Reception of DAB/DAB+ radio stations is good. We received all the stations that we should according to the online coverage checker. A signal strength meter is shown by toggling through the display options. This can be used to adjust the position of the radio to find the strongest signal for the desired station. In the FM mode we were able to tune into the stations we would expect to find, but like many radios the FM scan skipped past them initially. Once tuned in manually we were able to see the station name with RDS.

In the box is a USB-A to USB-C charging cable but no power adapter. It’s increasingly common to see electronic devices come without power adapters. Given how many USB power adapters have been distributed with smartphones, tablets and other devices this makes sense for environmental and cost reasons. However, if you don’t already have a USB power adapter you will need to buy one.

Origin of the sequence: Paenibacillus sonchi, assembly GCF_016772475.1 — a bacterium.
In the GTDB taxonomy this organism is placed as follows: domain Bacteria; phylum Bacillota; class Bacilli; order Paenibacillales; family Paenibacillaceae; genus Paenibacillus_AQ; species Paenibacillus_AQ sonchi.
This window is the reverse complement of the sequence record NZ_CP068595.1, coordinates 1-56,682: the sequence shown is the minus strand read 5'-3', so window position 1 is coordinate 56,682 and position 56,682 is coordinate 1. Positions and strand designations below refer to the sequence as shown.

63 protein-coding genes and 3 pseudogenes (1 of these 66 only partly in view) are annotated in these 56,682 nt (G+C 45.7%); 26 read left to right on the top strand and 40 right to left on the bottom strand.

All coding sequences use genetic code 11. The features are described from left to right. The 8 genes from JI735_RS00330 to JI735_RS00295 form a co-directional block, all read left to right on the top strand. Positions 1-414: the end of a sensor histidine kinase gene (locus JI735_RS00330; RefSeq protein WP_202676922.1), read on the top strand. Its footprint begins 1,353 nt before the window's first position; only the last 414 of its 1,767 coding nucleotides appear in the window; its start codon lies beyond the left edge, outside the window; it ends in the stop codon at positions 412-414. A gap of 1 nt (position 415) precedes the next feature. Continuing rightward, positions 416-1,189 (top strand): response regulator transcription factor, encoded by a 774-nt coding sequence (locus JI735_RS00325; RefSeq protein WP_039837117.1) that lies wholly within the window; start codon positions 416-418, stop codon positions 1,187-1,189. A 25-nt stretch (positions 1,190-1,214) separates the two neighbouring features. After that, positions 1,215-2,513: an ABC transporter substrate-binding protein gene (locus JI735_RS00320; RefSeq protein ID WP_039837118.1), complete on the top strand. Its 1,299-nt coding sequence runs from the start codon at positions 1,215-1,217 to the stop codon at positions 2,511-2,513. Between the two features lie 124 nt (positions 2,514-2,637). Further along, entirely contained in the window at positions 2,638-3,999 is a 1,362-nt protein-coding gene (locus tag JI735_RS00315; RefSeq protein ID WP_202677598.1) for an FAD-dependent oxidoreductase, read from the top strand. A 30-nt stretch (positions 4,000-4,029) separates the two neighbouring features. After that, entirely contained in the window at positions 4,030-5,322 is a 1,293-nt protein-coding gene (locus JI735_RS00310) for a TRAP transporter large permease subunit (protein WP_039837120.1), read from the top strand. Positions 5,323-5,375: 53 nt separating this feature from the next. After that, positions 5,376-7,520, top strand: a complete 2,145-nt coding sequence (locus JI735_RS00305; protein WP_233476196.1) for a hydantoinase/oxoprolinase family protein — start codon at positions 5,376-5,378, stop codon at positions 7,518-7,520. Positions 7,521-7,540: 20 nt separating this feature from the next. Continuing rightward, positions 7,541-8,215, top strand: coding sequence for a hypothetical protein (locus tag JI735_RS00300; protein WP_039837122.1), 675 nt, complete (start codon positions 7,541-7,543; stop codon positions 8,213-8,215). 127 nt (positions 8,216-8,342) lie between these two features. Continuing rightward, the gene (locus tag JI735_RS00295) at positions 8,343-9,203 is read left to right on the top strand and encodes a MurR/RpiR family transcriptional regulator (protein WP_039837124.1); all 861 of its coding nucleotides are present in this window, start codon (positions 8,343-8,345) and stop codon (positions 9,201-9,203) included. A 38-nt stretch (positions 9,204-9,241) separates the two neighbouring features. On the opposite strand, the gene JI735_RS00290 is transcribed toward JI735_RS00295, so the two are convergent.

Roberts sell a USB power plug which they describe on their website as being “specifically designed to limit radio interference” for £14.99.

Many purchasers of the Play 11 will be unaffected by the lack of an included manual and power supply as they plug in and start tuning into stations. If the radio is being bought by or for someone who doesn’t have already have a USB power plug or access to the Internet for the full manual it may be worth looking at another Roberts model or finding some assistance with getting the radio set up.

A 3.5mm headphone socket is above a USB-C power socket on the side of the radio

The radio comes with a 2 year warranty.

Sound quality